Gendering Science: Slovenian Surveys and Studies in the EU Paradigms « Nazaj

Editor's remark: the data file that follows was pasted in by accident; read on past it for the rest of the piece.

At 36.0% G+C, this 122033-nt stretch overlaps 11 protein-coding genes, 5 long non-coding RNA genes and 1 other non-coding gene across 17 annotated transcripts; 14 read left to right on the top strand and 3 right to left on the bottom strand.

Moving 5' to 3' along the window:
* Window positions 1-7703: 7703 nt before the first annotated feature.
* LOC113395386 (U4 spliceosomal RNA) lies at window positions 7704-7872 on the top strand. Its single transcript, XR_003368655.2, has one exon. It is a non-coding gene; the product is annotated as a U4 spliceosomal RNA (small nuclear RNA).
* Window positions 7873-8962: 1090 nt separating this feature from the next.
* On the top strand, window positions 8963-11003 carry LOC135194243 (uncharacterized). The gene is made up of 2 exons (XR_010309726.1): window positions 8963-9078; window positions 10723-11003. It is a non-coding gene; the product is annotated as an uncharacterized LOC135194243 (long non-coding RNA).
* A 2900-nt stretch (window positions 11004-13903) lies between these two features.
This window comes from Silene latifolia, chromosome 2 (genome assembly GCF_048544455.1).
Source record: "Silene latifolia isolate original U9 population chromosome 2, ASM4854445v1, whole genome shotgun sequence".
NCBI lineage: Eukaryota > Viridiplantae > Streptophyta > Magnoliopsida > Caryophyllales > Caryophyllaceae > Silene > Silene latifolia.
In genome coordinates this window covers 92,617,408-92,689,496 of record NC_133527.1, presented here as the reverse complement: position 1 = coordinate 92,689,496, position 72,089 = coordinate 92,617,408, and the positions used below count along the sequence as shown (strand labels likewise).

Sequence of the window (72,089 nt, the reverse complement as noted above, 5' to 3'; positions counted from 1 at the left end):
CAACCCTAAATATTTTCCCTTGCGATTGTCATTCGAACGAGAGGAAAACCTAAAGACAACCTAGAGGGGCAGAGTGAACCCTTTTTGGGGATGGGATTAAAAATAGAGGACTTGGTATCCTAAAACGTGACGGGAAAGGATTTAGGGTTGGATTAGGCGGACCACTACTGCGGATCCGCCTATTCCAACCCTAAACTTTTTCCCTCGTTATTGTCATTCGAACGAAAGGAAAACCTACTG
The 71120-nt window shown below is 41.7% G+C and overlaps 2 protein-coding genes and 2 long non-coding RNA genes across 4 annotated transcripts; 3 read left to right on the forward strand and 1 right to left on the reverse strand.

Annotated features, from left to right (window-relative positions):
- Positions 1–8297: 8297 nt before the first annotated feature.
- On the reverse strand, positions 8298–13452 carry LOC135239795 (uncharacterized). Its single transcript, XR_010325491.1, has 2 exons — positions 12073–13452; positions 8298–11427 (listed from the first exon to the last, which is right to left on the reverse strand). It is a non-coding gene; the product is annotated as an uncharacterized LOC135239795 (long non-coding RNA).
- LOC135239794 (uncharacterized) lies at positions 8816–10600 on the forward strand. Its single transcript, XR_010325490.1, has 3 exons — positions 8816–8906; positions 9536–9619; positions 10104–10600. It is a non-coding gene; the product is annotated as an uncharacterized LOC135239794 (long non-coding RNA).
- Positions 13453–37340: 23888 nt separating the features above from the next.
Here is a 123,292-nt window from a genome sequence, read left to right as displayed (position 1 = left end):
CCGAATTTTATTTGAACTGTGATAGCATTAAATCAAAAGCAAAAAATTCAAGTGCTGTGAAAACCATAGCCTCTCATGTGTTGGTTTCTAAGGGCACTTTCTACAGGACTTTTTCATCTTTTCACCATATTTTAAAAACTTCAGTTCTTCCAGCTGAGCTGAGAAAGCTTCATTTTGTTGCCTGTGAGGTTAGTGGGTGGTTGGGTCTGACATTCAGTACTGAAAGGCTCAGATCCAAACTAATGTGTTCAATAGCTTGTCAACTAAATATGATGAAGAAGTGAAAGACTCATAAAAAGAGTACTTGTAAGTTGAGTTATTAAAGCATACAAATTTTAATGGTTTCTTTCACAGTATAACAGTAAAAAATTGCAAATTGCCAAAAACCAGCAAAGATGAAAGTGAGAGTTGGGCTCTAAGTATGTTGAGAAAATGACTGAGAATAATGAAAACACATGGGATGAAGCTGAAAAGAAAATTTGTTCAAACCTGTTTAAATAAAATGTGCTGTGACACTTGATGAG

In the 1990s there was a rise in interest in the position of women in science in Europe, especially the gender (im)balance in academic and scientific careers. While access to science in schools and universities has been improved for both women and men, access to scientific careers is still difficult for women. Even though in Slovenia in 2010 the shares of both genders at the level of postgraduate studies were nearly equal (the share of women was 51%), and the share of women at the PhD level was still 46%, the share of women researchers had fallen to 31%, while the share of women at the highest career level (full professors) had dropped further to a modest 20% … More gender-balanced science and technology would contribute to social progress. Securing equal rights for women and men in science is also a question of a just society. Hence, the central thesis of the monograph, which in one way or another is present in all the contributions in this book, is that ensuring the conditions for gender equality in scientific work is one of the key components of the internal democratisation of science.